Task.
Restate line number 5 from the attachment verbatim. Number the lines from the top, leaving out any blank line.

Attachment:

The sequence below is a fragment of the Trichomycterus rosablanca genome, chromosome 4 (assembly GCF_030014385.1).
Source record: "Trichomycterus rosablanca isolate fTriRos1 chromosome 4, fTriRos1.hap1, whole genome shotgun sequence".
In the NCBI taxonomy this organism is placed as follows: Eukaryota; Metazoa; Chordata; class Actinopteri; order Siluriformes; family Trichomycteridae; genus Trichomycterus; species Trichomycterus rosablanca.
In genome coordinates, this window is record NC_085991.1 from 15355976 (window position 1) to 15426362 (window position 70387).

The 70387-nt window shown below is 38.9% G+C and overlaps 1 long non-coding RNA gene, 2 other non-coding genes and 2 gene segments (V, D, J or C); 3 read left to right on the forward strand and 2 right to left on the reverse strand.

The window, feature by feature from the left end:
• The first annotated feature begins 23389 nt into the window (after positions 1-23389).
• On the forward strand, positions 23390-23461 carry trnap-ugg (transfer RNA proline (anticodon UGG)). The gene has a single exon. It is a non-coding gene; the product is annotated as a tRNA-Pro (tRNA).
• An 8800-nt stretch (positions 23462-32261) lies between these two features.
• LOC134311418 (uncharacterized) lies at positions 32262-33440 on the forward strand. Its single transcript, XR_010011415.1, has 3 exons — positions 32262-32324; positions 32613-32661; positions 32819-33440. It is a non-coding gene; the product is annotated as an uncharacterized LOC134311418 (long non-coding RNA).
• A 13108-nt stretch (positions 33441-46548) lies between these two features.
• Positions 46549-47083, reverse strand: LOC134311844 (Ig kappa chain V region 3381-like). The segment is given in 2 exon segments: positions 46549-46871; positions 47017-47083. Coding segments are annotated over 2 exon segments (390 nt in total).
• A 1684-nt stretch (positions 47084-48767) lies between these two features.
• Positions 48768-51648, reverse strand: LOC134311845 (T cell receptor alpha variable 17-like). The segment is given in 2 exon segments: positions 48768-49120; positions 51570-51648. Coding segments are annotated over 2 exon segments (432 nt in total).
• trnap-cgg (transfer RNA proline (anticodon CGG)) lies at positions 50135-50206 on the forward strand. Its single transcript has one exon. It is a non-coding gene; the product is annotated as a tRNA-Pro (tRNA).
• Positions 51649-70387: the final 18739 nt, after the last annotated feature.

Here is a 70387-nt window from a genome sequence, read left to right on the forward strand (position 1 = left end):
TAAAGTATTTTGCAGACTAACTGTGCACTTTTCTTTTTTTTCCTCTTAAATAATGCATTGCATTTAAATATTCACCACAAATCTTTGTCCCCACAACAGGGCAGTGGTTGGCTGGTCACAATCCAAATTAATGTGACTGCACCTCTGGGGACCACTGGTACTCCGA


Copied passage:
The 70387-nt window shown below is 38.9% G+C and overlaps 1 long non-coding RNA gene, 2 other non-coding genes and 2 gene segments (V, D, J or C); 3 read left to right on the forward strand and 2 right to left on the reverse strand.